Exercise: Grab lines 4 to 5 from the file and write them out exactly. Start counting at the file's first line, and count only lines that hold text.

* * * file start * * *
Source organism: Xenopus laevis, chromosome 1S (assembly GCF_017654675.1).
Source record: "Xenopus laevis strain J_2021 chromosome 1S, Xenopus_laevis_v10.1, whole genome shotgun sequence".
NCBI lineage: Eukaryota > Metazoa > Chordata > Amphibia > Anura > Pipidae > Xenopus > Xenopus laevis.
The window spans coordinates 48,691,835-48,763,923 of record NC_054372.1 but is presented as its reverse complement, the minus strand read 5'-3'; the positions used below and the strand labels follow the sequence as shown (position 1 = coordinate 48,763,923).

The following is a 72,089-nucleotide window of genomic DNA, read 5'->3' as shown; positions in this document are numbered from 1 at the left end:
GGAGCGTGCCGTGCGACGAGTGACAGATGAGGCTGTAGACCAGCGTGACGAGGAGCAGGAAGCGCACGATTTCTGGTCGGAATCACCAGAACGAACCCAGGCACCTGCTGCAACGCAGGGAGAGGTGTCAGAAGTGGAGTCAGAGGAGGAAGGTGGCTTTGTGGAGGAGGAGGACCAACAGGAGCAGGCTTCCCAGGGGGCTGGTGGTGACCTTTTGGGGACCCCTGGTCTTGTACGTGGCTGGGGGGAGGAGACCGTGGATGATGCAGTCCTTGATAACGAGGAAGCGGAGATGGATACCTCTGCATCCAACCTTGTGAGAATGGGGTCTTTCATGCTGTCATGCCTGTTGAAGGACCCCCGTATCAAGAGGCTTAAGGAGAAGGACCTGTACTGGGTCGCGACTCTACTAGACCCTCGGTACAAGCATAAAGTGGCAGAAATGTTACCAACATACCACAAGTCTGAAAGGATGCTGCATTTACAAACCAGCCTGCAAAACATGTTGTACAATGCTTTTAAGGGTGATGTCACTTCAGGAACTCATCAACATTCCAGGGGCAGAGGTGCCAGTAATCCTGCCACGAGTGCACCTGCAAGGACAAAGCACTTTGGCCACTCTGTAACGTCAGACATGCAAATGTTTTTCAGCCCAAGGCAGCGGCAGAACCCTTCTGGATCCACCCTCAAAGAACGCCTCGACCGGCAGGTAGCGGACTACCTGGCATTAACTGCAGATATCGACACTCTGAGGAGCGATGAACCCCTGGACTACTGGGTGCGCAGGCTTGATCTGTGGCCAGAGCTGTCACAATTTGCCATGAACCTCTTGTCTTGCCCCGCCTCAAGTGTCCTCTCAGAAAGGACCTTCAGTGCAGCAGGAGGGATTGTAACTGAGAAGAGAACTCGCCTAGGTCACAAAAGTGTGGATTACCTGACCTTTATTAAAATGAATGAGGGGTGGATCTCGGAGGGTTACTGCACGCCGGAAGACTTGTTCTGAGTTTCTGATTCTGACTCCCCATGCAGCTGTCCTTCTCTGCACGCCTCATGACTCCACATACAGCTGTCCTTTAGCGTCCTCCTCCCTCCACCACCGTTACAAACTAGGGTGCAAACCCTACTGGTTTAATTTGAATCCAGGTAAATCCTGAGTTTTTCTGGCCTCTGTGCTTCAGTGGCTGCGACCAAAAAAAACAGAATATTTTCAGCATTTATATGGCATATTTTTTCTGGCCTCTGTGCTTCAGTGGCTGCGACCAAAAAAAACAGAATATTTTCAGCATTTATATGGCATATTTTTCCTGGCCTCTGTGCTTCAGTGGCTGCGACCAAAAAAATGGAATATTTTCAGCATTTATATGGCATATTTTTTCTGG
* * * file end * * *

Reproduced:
The window spans coordinates 48,691,835-48,763,923 of record NC_054372.1 but is presented as its reverse complement, the minus strand read 5'-3'; the positions used below and the strand labels follow the sequence as shown (position 1 = coordinate 48,763,923).

The following is a 72,089-nucleotide window of genomic DNA, read 5'->3' as shown; positions in this document are numbered from 1 at the left end: